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Single-cell analysis of cell fate bifurcation in the chordate Ciona



Inductive signaling interactions between different cell types are a major mechanism for the further diversification of embryonic cell fates. Most blastomeres in the model chordate Ciona robusta become restricted to a single predominant fate between the 64-cell and mid-gastrula stages. The deeply stereotyped and well-characterized Ciona embryonic cell lineages allow the transcriptomic analysis of newly established cell types very early in their divergence from sibling cell states without the pseudotime inference needed in the analysis of less synchronized cell populations. This is the first ascidian study to use droplet scRNAseq with large numbers of analyzed cells as early as the 64-cell stage when major lineages such as primary notochord first become fate restricted.

Results and conclusions

We identify 59 distinct cell states, including new subregions of the b-line neural lineage and the early induction of the tail tip epidermis. We find that 34 of these cell states are directly or indirectly dependent on MAPK-mediated signaling critical to early Ciona patterning. Most of the MAPK-dependent bifurcations are canalized with the signal-induced cell fate lost upon MAPK inhibition, but the posterior endoderm is unique in being transformed into a novel state expressing some but not all markers of both endoderm and muscle. Divergent gene expression between newly bifurcated sibling cell types is dominated by upregulation in the induced cell type. The Ets family transcription factor Elk1/3/4 is uniquely upregulated in nearly all the putatively direct inductions. Elk1/3/4 upregulation together with Ets transcription factor binding site enrichment analysis enables inferences about which bifurcations are directly versus indirectly controlled by MAPK signaling. We examine notochord induction in detail and find that the transition between a Zic/Ets-mediated regulatory state and a Brachyury/FoxA-mediated regulatory state is unexpectedly late. This supports a “broad-hourglass” model of cell fate specification in which many early tissue-specific genes are induced in parallel to key tissue-specific transcriptional regulators via the same set of transcriptional inputs.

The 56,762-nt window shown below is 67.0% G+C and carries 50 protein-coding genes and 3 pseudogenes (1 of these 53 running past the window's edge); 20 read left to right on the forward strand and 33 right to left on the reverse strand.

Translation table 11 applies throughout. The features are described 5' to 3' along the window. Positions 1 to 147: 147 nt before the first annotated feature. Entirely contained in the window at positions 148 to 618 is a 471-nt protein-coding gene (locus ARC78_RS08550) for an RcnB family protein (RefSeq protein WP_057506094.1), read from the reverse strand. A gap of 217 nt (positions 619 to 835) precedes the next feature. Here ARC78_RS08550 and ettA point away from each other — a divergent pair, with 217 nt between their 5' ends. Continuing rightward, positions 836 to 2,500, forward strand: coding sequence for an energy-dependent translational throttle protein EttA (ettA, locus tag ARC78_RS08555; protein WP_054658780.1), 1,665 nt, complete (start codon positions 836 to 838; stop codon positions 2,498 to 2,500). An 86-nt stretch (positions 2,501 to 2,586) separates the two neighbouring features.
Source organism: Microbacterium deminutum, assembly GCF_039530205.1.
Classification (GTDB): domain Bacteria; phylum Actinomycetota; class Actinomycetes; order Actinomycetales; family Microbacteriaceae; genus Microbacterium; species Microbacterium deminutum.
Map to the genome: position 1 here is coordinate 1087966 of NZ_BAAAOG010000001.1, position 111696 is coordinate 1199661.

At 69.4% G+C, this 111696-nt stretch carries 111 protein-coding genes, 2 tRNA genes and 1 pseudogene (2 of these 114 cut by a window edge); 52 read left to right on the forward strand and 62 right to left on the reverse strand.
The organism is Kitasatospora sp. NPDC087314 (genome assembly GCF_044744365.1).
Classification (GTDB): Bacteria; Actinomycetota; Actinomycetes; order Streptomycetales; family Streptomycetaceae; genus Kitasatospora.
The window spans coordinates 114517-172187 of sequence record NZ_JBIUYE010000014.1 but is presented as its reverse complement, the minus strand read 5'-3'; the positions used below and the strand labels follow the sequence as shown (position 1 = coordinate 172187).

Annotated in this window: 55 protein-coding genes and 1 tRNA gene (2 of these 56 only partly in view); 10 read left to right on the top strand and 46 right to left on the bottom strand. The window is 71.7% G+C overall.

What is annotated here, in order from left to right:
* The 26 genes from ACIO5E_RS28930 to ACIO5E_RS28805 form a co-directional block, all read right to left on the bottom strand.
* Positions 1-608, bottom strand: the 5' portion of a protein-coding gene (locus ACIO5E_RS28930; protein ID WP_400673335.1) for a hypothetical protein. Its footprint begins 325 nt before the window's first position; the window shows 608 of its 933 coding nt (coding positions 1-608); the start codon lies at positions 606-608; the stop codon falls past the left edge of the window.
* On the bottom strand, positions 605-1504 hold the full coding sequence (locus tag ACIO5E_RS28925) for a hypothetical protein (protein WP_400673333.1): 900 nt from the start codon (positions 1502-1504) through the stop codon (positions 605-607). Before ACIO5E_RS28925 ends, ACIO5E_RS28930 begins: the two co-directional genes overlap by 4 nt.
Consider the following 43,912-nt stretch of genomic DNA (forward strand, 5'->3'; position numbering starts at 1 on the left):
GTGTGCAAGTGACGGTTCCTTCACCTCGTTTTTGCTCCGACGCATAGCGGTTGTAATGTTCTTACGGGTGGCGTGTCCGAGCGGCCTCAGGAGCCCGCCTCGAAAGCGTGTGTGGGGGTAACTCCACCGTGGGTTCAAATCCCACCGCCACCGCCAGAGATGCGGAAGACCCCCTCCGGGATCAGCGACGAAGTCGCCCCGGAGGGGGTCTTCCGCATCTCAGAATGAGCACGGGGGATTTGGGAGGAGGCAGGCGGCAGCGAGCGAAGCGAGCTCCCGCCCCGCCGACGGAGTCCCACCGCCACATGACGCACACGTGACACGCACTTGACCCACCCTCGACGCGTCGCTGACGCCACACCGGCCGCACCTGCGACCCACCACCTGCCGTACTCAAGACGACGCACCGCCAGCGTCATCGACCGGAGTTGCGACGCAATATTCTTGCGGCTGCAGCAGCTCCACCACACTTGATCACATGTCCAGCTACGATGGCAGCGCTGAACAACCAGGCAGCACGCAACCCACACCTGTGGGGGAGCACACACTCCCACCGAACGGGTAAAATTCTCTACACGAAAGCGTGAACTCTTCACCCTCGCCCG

The journey from the totipotent fertilized egg to the myriad distinct cell types found in mature animals involves a series of decision points in which cells can follow different trajectories of differentiation [1]. It is now known that these cell fate bifurcations sometimes involve the asymmetric inheritance of cell fate determinants between sibling cells, but more often involve inductive interactions between different cell types. Decades of work in various model organisms have mapped out inductive interactions between many different cell types, identified specific signal transduction pathways used to induce specific cell fates, and identified important transcription factors controlling cell type-specific gene expression. Until recently, however, the global transcriptomic changes underlying bifurcations in cell fate have been elusive. RNAseq can be used to transcriptionally profile cell populations purified by FACS, but it is hard to scale this strategy to profile the full complexity of cell types in even simple developing embryos. Also, the maturation times for fluorescent markers of cell fates make it hard to purify distinct cell types until well after they are first specified. With the advent of massively parallel single-cell RNA sequencing (scRNAseq) [2,3,4,5,6], however, it is now possible to reconstruct cell type-specific transcriptional profiles from heterogenous cell mixtures including entire dissociated embryos. scRNAseq has been used to produce atlases of cell type-specific gene expression at key stages in several model organisms [7,8,9,10].